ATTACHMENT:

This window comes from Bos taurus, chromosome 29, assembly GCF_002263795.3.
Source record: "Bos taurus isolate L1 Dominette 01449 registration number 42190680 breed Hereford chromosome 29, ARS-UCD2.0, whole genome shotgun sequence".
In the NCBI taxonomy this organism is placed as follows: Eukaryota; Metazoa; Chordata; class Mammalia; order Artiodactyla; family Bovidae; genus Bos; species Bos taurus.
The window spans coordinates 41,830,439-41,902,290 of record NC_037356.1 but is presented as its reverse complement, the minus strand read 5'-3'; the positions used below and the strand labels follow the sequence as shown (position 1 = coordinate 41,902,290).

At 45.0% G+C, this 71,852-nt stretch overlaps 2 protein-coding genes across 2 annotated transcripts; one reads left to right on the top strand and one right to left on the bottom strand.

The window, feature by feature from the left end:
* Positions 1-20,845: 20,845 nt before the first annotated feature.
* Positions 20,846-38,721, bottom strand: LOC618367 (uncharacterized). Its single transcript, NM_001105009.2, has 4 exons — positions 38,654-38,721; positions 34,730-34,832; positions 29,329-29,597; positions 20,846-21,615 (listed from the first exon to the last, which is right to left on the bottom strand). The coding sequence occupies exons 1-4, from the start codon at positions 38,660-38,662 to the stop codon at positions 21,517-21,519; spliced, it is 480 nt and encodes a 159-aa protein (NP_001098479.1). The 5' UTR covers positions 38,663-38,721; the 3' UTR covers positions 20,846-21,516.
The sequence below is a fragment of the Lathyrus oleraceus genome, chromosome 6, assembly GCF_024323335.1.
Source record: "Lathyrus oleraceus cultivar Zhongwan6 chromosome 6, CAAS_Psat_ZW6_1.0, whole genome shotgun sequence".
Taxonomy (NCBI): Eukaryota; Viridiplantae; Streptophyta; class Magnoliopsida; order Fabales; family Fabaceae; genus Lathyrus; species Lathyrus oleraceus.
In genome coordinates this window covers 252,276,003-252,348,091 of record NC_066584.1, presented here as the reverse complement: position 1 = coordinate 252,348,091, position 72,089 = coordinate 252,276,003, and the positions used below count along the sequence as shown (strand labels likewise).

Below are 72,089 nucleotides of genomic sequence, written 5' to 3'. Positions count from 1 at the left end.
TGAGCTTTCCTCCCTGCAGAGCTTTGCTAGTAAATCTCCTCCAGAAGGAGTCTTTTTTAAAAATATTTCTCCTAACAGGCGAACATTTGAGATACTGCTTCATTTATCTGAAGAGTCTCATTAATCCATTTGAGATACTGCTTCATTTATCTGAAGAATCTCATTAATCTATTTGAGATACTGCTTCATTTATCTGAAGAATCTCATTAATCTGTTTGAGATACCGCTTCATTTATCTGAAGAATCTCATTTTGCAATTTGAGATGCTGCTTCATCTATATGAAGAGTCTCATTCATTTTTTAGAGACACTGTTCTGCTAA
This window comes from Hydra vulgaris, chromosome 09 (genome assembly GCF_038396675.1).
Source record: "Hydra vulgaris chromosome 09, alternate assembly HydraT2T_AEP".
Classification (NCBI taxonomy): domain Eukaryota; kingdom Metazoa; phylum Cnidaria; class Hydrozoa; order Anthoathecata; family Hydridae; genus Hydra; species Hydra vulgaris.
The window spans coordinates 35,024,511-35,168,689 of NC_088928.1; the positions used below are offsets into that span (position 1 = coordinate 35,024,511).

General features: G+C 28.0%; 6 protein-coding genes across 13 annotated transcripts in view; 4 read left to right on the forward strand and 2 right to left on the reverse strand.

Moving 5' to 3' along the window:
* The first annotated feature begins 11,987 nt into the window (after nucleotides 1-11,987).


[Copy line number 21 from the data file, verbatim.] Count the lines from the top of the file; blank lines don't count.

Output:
* The first annotated feature begins 11,987 nt into the window (after nucleotides 1-11,987).